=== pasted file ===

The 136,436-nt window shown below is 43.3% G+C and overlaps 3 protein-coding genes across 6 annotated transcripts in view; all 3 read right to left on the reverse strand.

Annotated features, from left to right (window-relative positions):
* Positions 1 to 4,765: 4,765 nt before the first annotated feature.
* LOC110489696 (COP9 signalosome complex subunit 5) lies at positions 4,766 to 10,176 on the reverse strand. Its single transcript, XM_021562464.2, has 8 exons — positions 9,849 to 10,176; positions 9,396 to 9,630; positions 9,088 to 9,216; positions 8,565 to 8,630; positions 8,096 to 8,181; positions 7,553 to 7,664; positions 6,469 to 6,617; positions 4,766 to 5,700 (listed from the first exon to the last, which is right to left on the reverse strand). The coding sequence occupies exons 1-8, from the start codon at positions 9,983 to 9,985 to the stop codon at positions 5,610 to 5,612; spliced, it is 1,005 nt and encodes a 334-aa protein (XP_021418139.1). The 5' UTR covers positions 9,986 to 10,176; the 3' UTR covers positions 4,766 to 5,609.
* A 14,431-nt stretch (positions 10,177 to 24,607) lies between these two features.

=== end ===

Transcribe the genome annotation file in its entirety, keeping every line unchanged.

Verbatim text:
The 136,436-nt window shown below is 43.3% G+C and overlaps 3 protein-coding genes across 6 annotated transcripts in view; all 3 read right to left on the reverse strand.

Annotated features, from left to right (window-relative positions):
* Positions 1 to 4,765: 4,765 nt before the first annotated feature.
* LOC110489696 (COP9 signalosome complex subunit 5) lies at positions 4,766 to 10,176 on the reverse strand. Its single transcript, XM_021562464.2, has 8 exons — positions 9,849 to 10,176; positions 9,396 to 9,630; positions 9,088 to 9,216; positions 8,565 to 8,630; positions 8,096 to 8,181; positions 7,553 to 7,664; positions 6,469 to 6,617; positions 4,766 to 5,700 (listed from the first exon to the last, which is right to left on the reverse strand). The coding sequence occupies exons 1-8, from the start codon at positions 9,983 to 9,985 to the stop codon at positions 5,610 to 5,612; spliced, it is 1,005 nt and encodes a 334-aa protein (XP_021418139.1). The 5' UTR covers positions 9,986 to 10,176; the 3' UTR covers positions 4,766 to 5,609.
* A 14,431-nt stretch (positions 10,177 to 24,607) lies between these two features.